HSV Hepatitis in an immunocompetent female: do the non-fulminant cases go undiagnosed?

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Elevated transaminases are commonly encountered in clinical practice, and have a broad differential that includes viral illnesses. While HSV-2 is a ubiquitous virus that is known to cause fulminant hepatic presentations in the immunocompromised, it is not commonly reported as a cause of mild symptomatic transaminitis in the immunocompetent host.

A 32-year-old female without significant medical history presented to the emergency department with one day of nausea, vomiting and moderately severe right upper quadrant abdominal pain which worsened with fatty food intake. On examination she did not have any mucocutaneous lesions and a benign abdomen except for a tender liver edge. Laboratory tests revealed AST of 54 IU/L ALT of 110 IU/L with a normal alkaline phosphatase, bilirubin, albumin, PT/INR and leukocyte count. An abdominal ultrasound and computerized tomography of the abdomen/pelvis were unremarkable. An esophagogastroduodenoscopy was performed which was unrevealing. Hepatobiliary iminodiacetic acid scan showed delayed visualization of tracer in the small bowel, prompting laparoscopic cholecystectomy for suspected biliary dyskinesia. During laparoscopy, extensive miliary lesions of the right and left lobes of the liver were visualized on gross inspection of the liver, varying in size from a few millimeters to about a centimeter (figure 1). The biopsy showed patchy areas of hepatocyte necrosis, microabscesses, with a mixed inflammatory infiltrate. Several hepatocytes within areas of necrosis revealed characteristic intranuclear ground glass inclusions (figure 2) that stained strongly positive with confirmatory HSV immunostains (figure 3). The patient's serology was positive for IgG against HSV 2, but negative against HSV. She and her husband denied any prior history of symptomatic oral or genital herpes. A Pap smear was negative for any evidence of genital herpes infection. HIV screening was negative. She was treated with valacyclovir for 2 months after which she underwent a laparoscopic tubal ligation which incidentally noted significantly improved liver surface. On her follow-up visit after 4 months, she reported improvement of the abdominal pain with normalization of her hepatic panel.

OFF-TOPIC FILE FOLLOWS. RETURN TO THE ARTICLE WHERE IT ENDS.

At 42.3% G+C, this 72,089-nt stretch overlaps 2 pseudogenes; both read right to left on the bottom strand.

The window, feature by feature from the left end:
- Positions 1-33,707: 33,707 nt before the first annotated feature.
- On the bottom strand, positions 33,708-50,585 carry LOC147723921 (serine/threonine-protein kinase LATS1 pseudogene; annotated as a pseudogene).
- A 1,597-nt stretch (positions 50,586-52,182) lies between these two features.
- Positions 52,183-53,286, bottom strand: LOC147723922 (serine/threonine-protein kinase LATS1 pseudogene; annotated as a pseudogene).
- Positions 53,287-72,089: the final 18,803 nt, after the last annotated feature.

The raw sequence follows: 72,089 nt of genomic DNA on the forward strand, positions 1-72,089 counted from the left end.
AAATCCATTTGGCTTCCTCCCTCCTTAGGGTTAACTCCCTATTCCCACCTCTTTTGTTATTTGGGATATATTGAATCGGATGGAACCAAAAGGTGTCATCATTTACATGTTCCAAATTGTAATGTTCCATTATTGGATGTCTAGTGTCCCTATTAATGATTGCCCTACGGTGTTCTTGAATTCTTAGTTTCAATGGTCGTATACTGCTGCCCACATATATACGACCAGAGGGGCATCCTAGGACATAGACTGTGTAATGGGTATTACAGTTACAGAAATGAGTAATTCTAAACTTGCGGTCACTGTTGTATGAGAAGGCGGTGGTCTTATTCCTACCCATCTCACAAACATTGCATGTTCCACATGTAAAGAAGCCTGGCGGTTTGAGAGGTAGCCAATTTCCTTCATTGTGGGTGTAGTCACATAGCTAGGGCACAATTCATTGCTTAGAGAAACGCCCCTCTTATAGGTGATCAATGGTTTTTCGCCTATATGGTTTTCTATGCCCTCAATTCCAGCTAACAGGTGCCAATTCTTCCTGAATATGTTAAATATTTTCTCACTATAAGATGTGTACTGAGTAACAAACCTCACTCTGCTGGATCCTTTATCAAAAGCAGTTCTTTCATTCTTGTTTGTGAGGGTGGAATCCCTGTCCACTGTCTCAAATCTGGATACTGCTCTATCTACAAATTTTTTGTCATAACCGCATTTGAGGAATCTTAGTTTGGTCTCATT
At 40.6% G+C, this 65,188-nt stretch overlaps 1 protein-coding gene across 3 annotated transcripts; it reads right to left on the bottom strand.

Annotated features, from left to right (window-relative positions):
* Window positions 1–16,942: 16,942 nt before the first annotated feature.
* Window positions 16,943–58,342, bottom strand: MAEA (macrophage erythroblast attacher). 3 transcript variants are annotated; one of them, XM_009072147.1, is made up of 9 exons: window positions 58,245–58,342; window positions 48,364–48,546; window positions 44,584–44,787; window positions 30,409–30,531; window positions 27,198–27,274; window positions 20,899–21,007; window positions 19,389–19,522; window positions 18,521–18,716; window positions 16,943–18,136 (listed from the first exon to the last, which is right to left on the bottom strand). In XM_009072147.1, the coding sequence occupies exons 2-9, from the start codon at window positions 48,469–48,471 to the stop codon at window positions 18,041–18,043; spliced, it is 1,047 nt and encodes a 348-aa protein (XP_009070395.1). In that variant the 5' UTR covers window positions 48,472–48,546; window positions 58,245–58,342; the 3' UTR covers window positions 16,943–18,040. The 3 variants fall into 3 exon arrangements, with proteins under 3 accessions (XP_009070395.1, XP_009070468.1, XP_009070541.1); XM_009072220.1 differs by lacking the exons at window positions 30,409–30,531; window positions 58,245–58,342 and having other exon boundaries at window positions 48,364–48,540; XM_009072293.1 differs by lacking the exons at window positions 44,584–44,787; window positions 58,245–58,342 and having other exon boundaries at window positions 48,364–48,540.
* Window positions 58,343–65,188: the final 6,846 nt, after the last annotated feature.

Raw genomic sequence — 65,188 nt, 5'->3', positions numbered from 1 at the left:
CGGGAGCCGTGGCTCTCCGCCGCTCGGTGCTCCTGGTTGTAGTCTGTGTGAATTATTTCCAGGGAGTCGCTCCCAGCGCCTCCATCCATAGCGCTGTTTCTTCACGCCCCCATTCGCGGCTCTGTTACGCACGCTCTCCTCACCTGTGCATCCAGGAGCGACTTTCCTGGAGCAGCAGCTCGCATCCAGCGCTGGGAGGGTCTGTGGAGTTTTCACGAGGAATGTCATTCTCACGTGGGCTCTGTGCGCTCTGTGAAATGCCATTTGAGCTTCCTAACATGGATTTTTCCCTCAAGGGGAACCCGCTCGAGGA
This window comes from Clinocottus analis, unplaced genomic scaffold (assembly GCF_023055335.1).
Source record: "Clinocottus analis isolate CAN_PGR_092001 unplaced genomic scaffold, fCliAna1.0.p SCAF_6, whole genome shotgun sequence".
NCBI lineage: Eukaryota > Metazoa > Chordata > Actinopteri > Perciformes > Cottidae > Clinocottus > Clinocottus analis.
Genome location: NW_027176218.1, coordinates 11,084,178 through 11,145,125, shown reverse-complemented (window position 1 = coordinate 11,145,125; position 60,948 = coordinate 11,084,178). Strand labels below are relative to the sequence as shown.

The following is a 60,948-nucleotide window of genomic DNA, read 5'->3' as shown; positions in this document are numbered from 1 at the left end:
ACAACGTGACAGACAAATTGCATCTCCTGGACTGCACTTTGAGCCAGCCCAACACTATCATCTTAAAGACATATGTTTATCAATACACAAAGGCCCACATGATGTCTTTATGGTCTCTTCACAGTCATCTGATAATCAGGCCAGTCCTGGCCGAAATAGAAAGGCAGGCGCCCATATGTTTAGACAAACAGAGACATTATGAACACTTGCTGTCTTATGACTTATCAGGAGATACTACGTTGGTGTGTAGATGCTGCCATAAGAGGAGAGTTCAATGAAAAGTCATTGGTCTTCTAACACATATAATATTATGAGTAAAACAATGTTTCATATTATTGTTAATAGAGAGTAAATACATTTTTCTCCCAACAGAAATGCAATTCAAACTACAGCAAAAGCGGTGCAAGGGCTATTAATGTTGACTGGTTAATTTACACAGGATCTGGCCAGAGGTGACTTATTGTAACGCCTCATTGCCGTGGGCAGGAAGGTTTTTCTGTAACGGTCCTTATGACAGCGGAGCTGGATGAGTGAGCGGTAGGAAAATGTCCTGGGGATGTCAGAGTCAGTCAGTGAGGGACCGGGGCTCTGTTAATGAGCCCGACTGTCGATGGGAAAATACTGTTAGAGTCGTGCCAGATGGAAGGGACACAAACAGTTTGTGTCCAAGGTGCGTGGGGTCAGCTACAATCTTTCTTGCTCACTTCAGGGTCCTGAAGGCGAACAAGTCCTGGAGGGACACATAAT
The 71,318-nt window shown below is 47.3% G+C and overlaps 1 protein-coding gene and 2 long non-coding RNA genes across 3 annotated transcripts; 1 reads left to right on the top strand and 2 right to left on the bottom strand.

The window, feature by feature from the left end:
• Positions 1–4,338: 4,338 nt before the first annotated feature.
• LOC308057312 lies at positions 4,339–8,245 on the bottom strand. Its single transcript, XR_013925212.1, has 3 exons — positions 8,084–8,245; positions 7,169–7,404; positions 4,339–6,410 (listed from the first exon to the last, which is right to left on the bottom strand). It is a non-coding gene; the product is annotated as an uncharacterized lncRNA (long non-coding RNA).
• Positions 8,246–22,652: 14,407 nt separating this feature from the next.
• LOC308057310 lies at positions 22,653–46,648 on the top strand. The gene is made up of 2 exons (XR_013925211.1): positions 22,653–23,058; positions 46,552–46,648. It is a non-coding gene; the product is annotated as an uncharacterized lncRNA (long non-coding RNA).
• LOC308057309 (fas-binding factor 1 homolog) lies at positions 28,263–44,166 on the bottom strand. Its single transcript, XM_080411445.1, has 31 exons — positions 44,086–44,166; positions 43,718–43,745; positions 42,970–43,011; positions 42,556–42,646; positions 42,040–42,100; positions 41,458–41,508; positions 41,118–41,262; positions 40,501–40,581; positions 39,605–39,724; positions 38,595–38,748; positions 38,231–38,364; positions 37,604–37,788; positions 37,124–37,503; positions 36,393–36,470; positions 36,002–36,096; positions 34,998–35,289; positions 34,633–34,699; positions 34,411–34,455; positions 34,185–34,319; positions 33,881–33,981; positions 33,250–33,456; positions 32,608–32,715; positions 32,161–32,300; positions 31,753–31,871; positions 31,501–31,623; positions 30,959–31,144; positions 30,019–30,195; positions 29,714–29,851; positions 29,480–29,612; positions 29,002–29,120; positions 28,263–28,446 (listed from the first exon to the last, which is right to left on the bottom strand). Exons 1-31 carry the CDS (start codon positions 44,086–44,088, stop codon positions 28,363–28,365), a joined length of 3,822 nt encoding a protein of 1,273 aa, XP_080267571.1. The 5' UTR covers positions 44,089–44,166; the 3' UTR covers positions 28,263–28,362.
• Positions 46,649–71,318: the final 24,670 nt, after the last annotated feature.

While HSV Hepatitis is often reported as a fulminant hepatic failure in the immunocompromised host with high mortality, this case demonstrates that there may be milder cases that go undiagnosed in immunocompetent individuals. In light of the very high prevalence of exposure of this virus, physicians should consider HSV as a potential cause of acute, symptomatic transaminitis, even in those without classic immunosuppressive risks (steroid use, pregnancy, transplant recipients).

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American College of Gastroenterology Annual Meeting

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